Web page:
The Bank of Japan kept markets guessing on the future of its support for corporate finance, avoiding any reference to the issue in its latest policy review as analysts warily eyed government pressure to keep the measures in place.
The central bank had been tipped to decide whether to stop corporate bond purchases and other measures used to cushion the shock of the financial crisis.
Government ministers have pressed the BOJ to consider the economic fallout of such a move, with some saying it could endanger recovery.
I think the BOJ yielded to the pressure and thought it wasn't the time to send a signal that they will withdraw stimulus, said Dariusz Kowalczyk, chief investment strategist at SJS Markets in Hong Kong.
The BOJ left its policy rate unchanged at 0.10 percent as widely expected. It also upgraded its view on the economy, saying it was recovering, but left unchanged its assessment that financial conditions are increasingly showing signs of improvement.
The corporate environment for large firms appears to be improving and the pace of decline in capital spending is slowing, the BOJ said.
Analysts had expected a sign from the Bank of Japan that, like its central bank peers in other major economies, it would start edging monetary policy back toward more normal settings.
The Nikkei business daily reported on October 6 that the BOJ was considering ending its outright buying of commercial paper and corporate bonds at the end of this year and was likely to decide by October 30, the date of its next review.
BOJ Governor Masaaki Shirakawa had signaled an exit to the unconventional steps may be near, telling reporters at a Group of Seven meeting of financial leaders on October 3 that corporate finance was in less need of policy support with credit market conditions improving significantly.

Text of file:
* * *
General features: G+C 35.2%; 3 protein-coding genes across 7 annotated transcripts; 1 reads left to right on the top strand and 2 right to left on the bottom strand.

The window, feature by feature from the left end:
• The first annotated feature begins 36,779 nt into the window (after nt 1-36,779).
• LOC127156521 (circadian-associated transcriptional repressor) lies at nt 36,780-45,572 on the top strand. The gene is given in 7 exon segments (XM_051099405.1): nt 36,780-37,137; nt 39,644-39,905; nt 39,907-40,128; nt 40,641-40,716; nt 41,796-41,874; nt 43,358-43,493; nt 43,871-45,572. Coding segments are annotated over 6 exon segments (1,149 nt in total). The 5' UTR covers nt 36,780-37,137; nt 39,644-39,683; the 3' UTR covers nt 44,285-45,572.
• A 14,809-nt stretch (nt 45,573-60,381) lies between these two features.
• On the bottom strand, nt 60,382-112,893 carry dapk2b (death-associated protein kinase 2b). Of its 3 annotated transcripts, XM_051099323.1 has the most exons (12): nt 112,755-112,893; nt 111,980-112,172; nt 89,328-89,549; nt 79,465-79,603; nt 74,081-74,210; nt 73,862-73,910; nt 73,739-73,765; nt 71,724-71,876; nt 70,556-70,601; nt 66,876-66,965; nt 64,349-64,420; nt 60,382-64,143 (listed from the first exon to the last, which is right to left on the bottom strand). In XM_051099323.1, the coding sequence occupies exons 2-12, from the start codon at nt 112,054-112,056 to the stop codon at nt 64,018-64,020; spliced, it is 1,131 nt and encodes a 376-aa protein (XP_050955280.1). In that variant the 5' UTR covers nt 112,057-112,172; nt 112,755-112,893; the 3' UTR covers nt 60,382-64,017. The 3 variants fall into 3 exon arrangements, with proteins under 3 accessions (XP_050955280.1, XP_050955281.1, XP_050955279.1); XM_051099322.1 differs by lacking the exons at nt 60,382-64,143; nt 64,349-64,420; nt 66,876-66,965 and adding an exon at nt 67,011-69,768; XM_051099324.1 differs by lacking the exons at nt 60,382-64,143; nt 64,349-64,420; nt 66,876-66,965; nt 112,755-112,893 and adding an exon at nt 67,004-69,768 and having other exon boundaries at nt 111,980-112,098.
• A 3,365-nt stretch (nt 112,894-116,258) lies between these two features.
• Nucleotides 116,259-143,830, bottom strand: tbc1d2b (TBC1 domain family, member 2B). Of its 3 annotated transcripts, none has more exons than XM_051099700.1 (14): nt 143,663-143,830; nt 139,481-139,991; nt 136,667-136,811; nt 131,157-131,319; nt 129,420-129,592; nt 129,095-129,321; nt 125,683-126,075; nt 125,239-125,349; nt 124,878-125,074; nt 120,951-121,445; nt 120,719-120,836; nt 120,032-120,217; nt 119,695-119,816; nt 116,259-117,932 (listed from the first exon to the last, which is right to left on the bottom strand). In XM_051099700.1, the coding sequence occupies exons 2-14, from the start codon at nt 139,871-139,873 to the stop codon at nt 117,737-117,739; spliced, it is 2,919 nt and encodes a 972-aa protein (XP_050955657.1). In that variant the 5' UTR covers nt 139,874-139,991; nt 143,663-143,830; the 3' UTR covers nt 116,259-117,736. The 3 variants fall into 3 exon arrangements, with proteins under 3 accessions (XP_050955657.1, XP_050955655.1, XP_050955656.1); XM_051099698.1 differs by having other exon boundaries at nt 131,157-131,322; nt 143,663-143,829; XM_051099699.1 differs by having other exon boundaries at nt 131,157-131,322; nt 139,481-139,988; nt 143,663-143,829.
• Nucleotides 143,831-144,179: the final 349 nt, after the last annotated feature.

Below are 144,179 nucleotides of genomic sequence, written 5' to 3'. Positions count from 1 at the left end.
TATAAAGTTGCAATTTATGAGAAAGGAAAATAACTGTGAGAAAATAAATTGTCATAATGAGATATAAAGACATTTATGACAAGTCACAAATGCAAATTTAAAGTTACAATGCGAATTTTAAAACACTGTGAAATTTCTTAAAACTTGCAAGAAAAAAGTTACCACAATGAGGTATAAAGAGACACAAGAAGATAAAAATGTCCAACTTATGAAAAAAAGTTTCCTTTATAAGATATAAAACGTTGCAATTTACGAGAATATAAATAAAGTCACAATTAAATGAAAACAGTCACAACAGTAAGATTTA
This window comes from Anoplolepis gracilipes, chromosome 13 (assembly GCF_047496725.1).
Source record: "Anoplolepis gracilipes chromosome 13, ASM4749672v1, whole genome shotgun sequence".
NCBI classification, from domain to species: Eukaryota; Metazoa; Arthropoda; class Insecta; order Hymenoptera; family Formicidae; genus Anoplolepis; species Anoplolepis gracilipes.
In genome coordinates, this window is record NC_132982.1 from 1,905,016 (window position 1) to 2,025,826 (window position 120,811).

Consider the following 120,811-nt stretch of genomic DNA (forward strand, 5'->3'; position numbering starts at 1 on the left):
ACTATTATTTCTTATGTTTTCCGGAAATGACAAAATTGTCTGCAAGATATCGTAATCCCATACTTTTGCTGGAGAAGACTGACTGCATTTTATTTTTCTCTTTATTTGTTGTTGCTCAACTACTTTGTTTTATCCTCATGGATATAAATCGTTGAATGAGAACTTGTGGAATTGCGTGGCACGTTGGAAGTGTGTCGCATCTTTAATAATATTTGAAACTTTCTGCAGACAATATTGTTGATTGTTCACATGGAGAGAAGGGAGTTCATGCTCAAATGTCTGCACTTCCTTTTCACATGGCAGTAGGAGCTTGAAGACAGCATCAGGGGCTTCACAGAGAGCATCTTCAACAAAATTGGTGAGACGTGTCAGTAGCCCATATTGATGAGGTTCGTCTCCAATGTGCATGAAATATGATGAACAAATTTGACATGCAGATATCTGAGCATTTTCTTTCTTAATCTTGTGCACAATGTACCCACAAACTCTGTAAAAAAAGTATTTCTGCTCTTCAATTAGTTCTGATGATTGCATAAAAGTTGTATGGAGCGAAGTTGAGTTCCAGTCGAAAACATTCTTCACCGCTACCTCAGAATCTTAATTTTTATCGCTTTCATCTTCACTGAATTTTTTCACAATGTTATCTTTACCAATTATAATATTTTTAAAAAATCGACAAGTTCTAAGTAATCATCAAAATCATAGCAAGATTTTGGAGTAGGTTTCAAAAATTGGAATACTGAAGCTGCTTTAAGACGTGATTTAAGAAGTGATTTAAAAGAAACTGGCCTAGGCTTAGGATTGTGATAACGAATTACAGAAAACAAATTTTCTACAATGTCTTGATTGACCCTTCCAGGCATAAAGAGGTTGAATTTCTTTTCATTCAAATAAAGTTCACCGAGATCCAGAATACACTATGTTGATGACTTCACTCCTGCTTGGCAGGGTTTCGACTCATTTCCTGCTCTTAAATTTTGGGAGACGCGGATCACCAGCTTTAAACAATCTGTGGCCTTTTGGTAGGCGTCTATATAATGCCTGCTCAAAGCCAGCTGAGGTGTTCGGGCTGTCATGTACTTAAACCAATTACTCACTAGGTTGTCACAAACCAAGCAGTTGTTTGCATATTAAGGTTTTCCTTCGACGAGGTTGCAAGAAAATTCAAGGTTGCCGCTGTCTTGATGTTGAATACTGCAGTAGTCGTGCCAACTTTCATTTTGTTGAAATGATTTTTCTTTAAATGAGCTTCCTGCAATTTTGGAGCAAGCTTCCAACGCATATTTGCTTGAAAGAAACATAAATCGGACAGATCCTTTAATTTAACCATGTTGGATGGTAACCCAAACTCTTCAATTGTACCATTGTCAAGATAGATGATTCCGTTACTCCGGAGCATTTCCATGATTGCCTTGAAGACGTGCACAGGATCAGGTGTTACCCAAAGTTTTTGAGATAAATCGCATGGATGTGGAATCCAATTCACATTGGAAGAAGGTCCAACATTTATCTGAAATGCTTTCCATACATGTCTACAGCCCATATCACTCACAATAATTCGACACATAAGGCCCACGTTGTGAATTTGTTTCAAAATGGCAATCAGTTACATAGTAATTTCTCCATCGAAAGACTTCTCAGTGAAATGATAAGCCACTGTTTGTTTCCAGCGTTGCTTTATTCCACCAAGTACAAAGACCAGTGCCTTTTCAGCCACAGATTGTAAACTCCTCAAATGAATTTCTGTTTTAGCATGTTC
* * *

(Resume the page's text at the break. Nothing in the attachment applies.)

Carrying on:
But the central bank has faced pressure from government officials against moving too soon.
Finance Minister Hirohisa Fujii said last week the BOJ should appropriately monitor corporate funding and expressed concerns that the economy was still unstable, though he backtracked later in the week, saying the issue was for the BOJ to decide.
One of his deputies told Reuters in an interview on Wednesday that the government wouldn't request a delay in voting if the Bank of Japan were to decide to end its buying of corporate debt.
For us to ask for a delay in a vote the finance minister and people under him would need to discuss lots of things, but no such thing has happened in advance, said Naoki Minezaki, one of the government's two senior vice finance ministers.
That means the government will leave it up to the BOJ's own judgment.
But analysts said the BOJ's delay in deciding on whether to let its funding support end in December could be a sign of government pressure.
The BOJ might be wanting to end these steps but it likely sees the need to convince (banking minister Shizuka) Kamei and others in the government that credit market conditions have improved enough to do so, said Hirokata Kusaba, senior economist at Mizuho Research Institute in Tokyo.
The BOJ risks conflict with the government if it decides to end them. The chance of the BOJ keeping the steps in place beyond December may have risen somewhat.
MARKETS BACK IN ACTION
Debt issuance has come back to life and credit spreads have shrunk considerably since the BOJ introduced the funding support in the middle of the financial crisis that drove scared investors out of the market.
Corporate debt issuance hit a record high 2.29 trillion yen ($25.5 billion) in June, a sea change from late last year when there were no corporate bond issues for nearly a month.
The cost to insure a basket of Japanese companies' debt with credit default swaps has shrunk to around 115 basis points from its peak of 550 basis points in March.
For a graphic on credit conditions, click on: http://r.reuters.com/sew63f
The rate for new commercial paper has occasionally fallen below that of government debt, raising concerns that its purchase is not so much helping the market as distorting it.
Although Japan's economy crawled out of its recession in the second quarter after a year of sharp contraction, the government is worried about rising unemployment, particularly among small firms that employ about 70 percent of the country's workforce.
(Additional reporting by Stanley White; Editing by Hugh Lawson)